Certainty or uncertainty: Which one was the outcome of the UK general election?

Published 12.06.2017 00:00
Updated 12.06.2017 13:47
Illustration by Necmettin Asma
Illustration by Necmettin Asma

The political uncertainty that recently emerged in the U.K. after the June 8 elections is indeed another complication for which the Brexit vote is responsible

British voters went to the polls on June 8, casting their votes in the general election throughout the United Kingdom. The turnout was 68.7 percent, which is decent enough for Western democracies in which election turnouts are normally relatively low. However, even though the British people expected that the results of the general election would provide a level of certainty the country needed, especially after the Brexit referendum, the Manchester bombing, and the London Bridge terror attack, all of which shockingly generated an atmosphere of uncertainty for U.K. politics, the initial results show otherwise.

Results of the election

The U.K. woke up to a hung parliament after the initial results suggested that no one could get a majority in the election, as one party must have at least 326 seats out of 650 to secure a majority. In this case, we will not be able to see a majority government as in the previous election that resulted in the victory of the Conservative Party under the leadership of David Cameron. So, the question is what will happen now?

Theresa May's first speech after she paid a visit to Queen Elizabeth in Buckingham Palace suggests that she is willing to form a minority government with the support of Northern Ireland's Democratic Unionist Party (DUP), which secured 10 seats in parliament, making it possible for the Tories to form a government. Nonetheless, it seems it is ironic that Theresa May actually called for this election for a stronger government in the first instance, but she now says that she is ready to form a minority government after the Tories lost 12 deputies compared to the previous election. This clearly shows that even though Theresa May might form a minority government with DUP backing, it is certainly not going to be a "government of certainty" as she was expecting.

The results of the election, however, show that the Labour Party is actually the real winner of this election. They were able to gain 29 more seats in parliament compared to the results of the previous election under the leadership of Ed Miliband. One of the reasons for Labour's success is unquestionably the Jeremy Corbyn factor.

When Corbyn became the leader of the Labour Party, I anticipated that the Labour Party would definitely do much better under his leadership, because when I watched him speaking against the policies of the Conservative Party government in parliament (especially in Prime Minister's Questions), I saw a sensible and reasonable man who knew quite well how the opposition could be done in a constructive way. I think that his charisma is certainly one of the reasons why Labour won more seats in this election, and he seems to have proven to be a significant person for the Labour Party for the future.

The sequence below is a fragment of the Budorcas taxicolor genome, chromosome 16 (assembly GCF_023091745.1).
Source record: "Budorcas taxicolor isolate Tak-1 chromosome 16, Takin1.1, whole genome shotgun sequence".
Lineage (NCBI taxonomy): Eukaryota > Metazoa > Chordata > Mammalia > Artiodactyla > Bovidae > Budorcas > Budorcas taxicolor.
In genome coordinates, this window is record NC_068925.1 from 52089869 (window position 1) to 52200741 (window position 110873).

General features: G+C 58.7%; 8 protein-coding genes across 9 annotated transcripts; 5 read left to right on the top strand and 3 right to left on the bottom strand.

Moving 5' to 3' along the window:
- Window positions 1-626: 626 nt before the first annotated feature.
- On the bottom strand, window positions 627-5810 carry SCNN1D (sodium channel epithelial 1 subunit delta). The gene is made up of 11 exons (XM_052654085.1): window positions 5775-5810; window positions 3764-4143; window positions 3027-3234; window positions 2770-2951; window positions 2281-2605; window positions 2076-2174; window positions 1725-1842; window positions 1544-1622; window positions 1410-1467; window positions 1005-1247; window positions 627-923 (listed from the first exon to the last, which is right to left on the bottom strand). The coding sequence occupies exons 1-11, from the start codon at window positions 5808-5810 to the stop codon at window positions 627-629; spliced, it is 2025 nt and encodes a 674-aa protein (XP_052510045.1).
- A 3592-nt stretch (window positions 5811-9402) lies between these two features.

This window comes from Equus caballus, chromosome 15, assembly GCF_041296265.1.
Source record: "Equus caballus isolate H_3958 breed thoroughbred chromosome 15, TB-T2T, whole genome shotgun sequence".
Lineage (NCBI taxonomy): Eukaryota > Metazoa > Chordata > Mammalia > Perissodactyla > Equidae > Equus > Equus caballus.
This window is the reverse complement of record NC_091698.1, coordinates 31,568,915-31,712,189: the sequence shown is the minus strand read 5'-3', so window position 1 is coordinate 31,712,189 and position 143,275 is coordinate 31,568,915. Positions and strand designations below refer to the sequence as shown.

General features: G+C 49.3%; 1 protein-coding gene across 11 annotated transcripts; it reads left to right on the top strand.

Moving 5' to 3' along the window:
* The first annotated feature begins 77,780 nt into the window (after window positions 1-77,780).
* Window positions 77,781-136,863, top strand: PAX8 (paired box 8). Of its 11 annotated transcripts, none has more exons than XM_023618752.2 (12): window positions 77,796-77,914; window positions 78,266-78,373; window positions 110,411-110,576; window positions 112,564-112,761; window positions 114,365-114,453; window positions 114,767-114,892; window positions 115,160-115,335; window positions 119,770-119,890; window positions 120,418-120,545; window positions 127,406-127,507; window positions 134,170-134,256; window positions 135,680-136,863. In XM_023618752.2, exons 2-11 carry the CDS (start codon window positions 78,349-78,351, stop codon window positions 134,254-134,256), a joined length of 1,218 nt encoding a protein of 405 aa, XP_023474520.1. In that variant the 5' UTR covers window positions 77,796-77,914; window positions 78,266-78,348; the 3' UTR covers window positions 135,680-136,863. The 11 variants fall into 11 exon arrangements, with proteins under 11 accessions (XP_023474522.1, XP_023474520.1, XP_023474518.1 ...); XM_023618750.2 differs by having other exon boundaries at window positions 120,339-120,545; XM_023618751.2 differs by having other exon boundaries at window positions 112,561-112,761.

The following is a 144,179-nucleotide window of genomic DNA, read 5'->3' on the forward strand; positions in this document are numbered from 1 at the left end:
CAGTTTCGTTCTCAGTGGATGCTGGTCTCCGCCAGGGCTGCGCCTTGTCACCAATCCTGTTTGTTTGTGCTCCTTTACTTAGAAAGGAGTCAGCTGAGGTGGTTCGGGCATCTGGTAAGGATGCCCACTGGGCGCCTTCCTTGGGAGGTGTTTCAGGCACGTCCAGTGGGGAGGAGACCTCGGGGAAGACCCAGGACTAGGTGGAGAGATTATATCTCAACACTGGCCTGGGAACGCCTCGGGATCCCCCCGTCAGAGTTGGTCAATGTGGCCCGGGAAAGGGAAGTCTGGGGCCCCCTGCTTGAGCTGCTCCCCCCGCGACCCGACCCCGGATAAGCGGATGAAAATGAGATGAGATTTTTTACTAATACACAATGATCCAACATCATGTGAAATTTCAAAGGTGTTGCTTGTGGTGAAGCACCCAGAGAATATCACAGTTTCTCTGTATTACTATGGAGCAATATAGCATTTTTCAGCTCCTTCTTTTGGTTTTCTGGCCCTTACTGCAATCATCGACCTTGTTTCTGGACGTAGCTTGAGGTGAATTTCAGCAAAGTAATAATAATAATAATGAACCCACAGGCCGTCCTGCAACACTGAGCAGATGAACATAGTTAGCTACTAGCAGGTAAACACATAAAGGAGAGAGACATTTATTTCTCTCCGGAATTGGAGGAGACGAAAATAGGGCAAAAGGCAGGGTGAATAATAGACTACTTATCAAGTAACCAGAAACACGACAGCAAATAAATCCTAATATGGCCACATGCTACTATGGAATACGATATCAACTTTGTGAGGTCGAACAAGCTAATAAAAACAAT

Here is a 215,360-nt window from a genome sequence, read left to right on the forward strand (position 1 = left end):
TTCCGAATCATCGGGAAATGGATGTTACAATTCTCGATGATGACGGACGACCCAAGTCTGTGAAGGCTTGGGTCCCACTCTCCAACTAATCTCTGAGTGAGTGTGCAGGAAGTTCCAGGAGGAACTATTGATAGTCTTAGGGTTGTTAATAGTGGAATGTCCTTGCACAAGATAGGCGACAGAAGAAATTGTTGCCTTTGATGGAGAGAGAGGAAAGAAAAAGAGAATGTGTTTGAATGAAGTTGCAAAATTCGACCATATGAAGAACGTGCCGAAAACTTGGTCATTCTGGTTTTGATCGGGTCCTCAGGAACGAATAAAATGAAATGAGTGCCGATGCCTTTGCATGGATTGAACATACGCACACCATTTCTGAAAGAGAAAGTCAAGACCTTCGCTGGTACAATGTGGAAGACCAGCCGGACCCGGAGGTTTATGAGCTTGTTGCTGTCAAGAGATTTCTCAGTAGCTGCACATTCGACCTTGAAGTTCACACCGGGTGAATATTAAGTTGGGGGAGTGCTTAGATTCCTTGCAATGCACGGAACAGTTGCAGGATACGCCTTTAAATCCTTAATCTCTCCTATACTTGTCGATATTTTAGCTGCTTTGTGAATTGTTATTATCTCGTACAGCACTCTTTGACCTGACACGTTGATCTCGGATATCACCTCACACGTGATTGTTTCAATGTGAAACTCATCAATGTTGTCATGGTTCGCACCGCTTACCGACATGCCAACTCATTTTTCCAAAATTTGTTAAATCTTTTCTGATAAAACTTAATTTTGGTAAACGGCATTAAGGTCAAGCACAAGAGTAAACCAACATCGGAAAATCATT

Effects of terror attacks

Another question that is worth asking is whether the latest terror attacks (the Manchester bombing and the London Bridge terror attack) affected the outcome of the general election in the U.K. in any way? Even though we may never know the specific answer to this question unless we have reliable data concerning voters' perceptions, we can make assumptions at this stage, since it is highly likely that the general election was not the same as it would have been without these incidents. With this in mind, we can perhaps comment on the issue by looking at where the Conservatives and Labour stand on the matter of national security.

One could easily make a simple and humble observation that security is Theresa May's strong suit. Given that she worked as Home Secretary for six years before becoming prime minister, it might well be assumed that voters might have thought that she could better deal with security-related problems facing the British people nowadays.

As a matter of fact, if we compare the two strongest political figures, Theresa May and Jeremy Corbyn and further discuss how seriously they take the issue of security, as Mary Dejevsky suggested in her article published in The Independent earlier this month, Theresa May has a serious advantage in this case. This is not just because she was Home Secretary, but also due to the fact that Jeremy Corbyn is not regarded as someone who stands strong in the matter of national security.

Based on this comparison, British voters who normally were not going to vote for the Tories might have changed their minds because of the latest terror attacks that produced fear among people.

What will happen now?

It seems that there are three options for the U.K. based on the results of the election. The first is that the Conservatives form a minority government with the support of the DUP, while the second is that the Labour Party forms a minority government if they get enough support from other parties in parliament to do so. These two options, however, do not seem to be long-lasting, which leaves the third option – the possibility of a re-election that is also quite possible in these circumstances.

It is obvious that the U.K. is going through turbulent times, and the current situation does not seem likely to calm down anytime soon. British people seem to have a hard time ahead of them. There is also great uncertainty as to whether terror attacks will continue or not along with other uncertainties that have been around since the Brexit vote. What I believe is that the U.K. has passed the point of no return after the Brexit decision, and they are now paying the price for the wrong decision. It appears that because of this decision Britain will have more undesirable consequences in the near future.

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